Patient Support and Advocacy Resources

Patients and their families affected by Familial Hypobetalipoproteinemia can find support and advocacy through various resources. These resources provide information, assistance, and opportunities for individuals to connect with others who are experiencing similar challenges. Below is a list of some patient support and advocacy resources:

  • Familial Hypobetalipoproteinemia Information Center: The Familial Hypobetalipoproteinemia Information Center offers comprehensive information about the condition, including inheritance, genetics, testing, and clinical symptoms. They also provide resources for individuals to learn more about the function of the genes associated with this condition.
  • National Organization for Rare Disorders (NORD): NORD is a patient advocacy organization that provides support and resources for individuals with rare diseases, including Familial Hypobetalipoproteinemia. They offer educational materials, patient stories, and a network of support groups for affected individuals and their families.
  • Genetic and Rare Diseases Information Center (GARD): GARD is a program of the National Institutes of Health (NIH) that provides information about genetic and rare diseases, including Familial Hypobetalipoproteinemia. They offer a wide range of resources, including articles, genetic testing information, and links to additional research.
  • National Center for Biotechnology Information (NCBI): NCBI is a database that provides access to scientific articles, studies, and genetic information. Individuals can search for articles and studies related to Familial Hypobetalipoproteinemia to learn more about the condition and its causes.
  • PubMed: PubMed is a database of scientific research articles, including studies related to Familial Hypobetalipoproteinemia. Individuals can search for articles to access the latest research and information about the condition.
  • ClinicalTrials.gov: ClinicalTrials.gov is a database of clinical trials conducted worldwide. Individuals can search for clinical trials related to Familial Hypobetalipoproteinemia to learn about opportunities to participate in research and potentially access new treatments.
  • OMIM: OMIM (Online Mendelian Inheritance in Man) is a catalog of human genes and genetic disorders. It provides information about the genetic basis of Familial Hypobetalipoproteinemia and references to relevant genetic studies and research.
  • Patient Support Groups: There may be patient support groups specifically dedicated to Familial Hypobetalipoproteinemia. These groups can offer a platform for individuals to connect, share their experiences, and provide emotional support to one another.
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It is important for individuals and their families to utilize these patient support and advocacy resources to gain a better understanding of Familial Hypobetalipoproteinemia and to connect with others facing similar challenges. These resources can provide valuable information, support, and empowerment.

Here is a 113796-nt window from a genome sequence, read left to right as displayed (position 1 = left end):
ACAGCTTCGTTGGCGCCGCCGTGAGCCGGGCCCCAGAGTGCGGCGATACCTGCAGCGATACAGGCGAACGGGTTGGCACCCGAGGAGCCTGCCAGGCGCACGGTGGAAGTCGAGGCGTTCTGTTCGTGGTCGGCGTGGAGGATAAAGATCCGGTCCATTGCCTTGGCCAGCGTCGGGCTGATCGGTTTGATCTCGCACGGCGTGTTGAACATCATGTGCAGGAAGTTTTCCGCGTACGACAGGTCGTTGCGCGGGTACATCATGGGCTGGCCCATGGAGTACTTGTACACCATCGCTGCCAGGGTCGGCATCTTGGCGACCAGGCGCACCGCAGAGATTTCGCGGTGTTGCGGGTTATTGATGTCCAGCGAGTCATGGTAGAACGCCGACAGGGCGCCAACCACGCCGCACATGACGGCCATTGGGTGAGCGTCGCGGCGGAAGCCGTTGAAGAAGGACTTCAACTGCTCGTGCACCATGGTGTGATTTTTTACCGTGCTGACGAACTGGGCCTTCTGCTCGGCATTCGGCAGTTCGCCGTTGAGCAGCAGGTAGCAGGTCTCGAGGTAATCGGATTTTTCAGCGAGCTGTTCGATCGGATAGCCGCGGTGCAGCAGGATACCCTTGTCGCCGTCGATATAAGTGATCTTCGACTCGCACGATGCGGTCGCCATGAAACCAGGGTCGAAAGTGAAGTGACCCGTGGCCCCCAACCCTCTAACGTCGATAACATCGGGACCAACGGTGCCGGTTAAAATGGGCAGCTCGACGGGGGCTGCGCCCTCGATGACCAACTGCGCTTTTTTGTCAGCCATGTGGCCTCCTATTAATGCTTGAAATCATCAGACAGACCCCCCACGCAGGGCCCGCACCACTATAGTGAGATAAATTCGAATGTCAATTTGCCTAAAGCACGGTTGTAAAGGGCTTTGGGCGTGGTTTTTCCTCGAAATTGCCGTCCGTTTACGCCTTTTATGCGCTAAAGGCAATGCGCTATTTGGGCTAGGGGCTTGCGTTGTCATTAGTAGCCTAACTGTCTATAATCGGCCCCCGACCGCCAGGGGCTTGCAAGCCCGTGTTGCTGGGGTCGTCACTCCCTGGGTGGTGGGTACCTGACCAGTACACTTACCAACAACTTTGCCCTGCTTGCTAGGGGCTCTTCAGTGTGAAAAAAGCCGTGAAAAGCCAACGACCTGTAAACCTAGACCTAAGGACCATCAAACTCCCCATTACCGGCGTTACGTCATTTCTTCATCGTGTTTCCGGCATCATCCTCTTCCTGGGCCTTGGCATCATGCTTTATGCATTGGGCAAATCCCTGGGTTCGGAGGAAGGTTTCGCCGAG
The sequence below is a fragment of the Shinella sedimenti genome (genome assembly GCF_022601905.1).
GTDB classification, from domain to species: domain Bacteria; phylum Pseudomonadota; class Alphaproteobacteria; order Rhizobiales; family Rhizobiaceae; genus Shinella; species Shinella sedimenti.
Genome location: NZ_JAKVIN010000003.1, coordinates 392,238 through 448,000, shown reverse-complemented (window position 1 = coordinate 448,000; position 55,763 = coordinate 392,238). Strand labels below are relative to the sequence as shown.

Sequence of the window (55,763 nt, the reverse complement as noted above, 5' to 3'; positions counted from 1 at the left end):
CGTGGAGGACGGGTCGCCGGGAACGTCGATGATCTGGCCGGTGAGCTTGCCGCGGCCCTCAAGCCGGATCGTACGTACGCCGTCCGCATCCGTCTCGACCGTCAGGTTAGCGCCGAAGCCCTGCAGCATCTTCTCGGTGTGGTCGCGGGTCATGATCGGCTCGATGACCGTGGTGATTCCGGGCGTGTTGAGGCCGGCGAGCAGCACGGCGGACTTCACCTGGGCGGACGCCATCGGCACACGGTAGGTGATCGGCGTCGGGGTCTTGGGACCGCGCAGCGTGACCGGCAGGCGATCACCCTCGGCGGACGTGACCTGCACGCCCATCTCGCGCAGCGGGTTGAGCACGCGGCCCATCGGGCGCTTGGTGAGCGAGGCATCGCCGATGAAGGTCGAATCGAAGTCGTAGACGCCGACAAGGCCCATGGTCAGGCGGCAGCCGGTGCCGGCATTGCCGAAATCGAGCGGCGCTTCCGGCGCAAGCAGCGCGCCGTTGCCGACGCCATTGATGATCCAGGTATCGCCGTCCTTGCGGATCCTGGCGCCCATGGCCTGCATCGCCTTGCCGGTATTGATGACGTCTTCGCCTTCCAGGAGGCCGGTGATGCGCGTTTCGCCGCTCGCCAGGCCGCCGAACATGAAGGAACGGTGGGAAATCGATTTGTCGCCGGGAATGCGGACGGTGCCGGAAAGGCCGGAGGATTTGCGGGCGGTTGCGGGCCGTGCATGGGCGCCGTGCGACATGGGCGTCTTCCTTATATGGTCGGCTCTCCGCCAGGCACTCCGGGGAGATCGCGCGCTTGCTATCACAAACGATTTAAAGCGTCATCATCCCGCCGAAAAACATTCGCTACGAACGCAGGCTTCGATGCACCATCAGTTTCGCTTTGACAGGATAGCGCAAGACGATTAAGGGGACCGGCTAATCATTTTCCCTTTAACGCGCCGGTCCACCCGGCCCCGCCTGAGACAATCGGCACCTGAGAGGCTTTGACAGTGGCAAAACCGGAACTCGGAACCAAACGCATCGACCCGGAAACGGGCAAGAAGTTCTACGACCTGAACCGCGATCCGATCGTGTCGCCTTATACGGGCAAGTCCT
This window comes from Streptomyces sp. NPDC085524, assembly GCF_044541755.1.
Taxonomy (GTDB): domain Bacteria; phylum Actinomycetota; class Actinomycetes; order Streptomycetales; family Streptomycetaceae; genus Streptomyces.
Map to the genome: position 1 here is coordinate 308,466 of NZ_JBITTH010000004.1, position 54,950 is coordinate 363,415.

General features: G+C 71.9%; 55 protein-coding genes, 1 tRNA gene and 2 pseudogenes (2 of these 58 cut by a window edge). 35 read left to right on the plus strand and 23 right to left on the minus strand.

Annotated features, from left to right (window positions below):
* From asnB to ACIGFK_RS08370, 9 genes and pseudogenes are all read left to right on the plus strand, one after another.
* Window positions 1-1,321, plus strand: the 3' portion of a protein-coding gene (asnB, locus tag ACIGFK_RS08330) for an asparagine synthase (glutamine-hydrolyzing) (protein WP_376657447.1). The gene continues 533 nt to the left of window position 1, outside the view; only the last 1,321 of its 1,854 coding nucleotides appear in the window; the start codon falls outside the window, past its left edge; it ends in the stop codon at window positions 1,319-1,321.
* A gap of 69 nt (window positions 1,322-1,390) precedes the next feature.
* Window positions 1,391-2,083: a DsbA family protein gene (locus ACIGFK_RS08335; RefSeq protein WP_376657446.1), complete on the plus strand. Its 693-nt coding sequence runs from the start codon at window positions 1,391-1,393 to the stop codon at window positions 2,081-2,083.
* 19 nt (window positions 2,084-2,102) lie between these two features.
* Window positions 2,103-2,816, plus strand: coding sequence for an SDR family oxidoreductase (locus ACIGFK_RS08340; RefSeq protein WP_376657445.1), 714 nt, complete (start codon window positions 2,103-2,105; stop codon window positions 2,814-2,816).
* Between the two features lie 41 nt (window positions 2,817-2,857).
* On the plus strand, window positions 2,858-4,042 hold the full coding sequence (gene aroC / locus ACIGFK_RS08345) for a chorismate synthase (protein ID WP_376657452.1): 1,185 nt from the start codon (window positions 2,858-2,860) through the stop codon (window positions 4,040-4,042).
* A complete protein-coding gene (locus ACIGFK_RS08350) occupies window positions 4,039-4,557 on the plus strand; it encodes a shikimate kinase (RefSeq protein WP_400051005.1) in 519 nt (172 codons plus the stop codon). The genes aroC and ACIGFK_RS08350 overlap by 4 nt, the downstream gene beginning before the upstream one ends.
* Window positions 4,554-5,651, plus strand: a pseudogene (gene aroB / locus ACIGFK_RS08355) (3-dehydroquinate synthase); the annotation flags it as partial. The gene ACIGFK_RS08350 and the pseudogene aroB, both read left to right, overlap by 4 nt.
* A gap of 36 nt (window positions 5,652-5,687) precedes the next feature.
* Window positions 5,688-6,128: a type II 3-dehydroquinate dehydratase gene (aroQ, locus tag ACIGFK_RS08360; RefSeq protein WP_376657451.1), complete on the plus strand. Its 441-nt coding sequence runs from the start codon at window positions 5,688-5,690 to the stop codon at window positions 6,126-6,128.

Research Studies from ClinicalTrialsgov

Familial hypobetalipoproteinemia (FHBL) is a rare genetic condition characterized by low levels of apolipoprotein B (APOB), a protein involved in the transport of fat-soluble vitamins and fats in the bloodstream. FHBL is caused by mutations in the APOB gene and is associated with a decreased risk of cardiovascular diseases, such as arteriosclerosis.

This section provides information on ongoing research studies related to FHBL. These studies aim to further understand the genetics and clinical aspects of this rare condition and develop better diagnostic and treatment options.

ClinicalTrials.gov

Burnett Genetics and Metabolism Center: This clinical research center focuses on studying and providing comprehensive care to individuals with rare genetic diseases, including FHBL. They conduct research studies to identify the underlying causes and genetic mechanisms of FHBL, as well as develop targeted therapies and management strategies.

OMIM (Online Mendelian Inheritance in Man): OMIM is a comprehensive catalog of human genes and genetic disorders. Their database provides references to published articles and research studies on FHBL, including information on the inheritance patterns, specific gene mutations, and associated health conditions.

Genetic Testing: Various laboratories offer genetic testing services to identify mutations in the APOB gene for individuals suspected of having FHBL. Genetic testing can help confirm the diagnosis, provide information on inheritance patterns, and guide treatment decisions.

Scientific Articles: PubMed is a database of scientific articles offering a wealth of information on FHBL. Researchers and clinicians publish studies focusing on the genetic basis, clinical manifestations, and management strategies for this rare condition. These articles serve as valuable resources for healthcare professionals and researchers.